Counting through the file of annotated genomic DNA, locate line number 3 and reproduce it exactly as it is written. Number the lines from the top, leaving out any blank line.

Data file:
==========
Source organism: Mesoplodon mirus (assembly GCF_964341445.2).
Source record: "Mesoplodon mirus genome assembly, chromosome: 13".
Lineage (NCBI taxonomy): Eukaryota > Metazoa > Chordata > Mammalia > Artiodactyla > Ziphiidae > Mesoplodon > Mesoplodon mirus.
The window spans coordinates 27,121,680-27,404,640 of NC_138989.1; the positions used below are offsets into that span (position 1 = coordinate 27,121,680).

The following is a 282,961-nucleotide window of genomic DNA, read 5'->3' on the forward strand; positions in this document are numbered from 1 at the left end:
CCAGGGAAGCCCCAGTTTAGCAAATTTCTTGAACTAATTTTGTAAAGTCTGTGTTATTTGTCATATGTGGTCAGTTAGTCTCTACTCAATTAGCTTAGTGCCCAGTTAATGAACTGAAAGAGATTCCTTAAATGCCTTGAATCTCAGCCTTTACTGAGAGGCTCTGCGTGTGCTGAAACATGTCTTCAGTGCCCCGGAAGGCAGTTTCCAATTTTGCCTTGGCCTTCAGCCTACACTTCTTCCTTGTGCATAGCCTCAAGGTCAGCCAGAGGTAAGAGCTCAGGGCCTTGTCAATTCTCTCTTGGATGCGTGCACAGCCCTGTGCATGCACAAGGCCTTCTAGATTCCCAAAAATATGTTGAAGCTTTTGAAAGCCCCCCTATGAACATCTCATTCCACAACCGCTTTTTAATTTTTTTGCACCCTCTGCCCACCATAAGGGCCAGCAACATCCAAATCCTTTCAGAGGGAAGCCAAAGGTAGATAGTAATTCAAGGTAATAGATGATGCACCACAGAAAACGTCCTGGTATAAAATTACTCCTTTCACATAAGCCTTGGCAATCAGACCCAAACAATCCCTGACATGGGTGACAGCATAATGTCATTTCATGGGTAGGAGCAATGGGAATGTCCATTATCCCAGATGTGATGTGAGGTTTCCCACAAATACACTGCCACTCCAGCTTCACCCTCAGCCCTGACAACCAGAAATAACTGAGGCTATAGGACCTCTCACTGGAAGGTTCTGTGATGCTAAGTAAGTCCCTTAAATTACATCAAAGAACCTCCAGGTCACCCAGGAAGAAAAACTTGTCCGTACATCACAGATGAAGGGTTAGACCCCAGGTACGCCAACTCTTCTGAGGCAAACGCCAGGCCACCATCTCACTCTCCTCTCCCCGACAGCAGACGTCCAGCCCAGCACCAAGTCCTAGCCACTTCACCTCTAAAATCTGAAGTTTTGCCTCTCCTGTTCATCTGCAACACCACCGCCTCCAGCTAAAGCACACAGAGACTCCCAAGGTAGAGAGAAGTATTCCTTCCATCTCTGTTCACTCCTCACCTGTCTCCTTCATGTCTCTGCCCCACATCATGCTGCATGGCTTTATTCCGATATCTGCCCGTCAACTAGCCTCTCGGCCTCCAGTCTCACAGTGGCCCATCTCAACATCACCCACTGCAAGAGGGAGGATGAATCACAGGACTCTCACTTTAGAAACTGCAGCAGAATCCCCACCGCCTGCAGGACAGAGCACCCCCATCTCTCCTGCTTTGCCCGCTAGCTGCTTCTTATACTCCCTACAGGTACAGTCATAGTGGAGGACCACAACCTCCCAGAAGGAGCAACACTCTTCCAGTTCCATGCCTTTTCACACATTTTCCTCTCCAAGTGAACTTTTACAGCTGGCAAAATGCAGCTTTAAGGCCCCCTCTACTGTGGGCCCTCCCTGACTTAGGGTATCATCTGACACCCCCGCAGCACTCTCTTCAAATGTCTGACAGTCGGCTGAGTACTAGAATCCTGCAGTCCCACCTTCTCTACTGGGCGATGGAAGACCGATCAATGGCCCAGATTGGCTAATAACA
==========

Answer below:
Lineage (NCBI taxonomy): Eukaryota > Metazoa > Chordata > Mammalia > Artiodactyla > Ziphiidae > Mesoplodon > Mesoplodon mirus.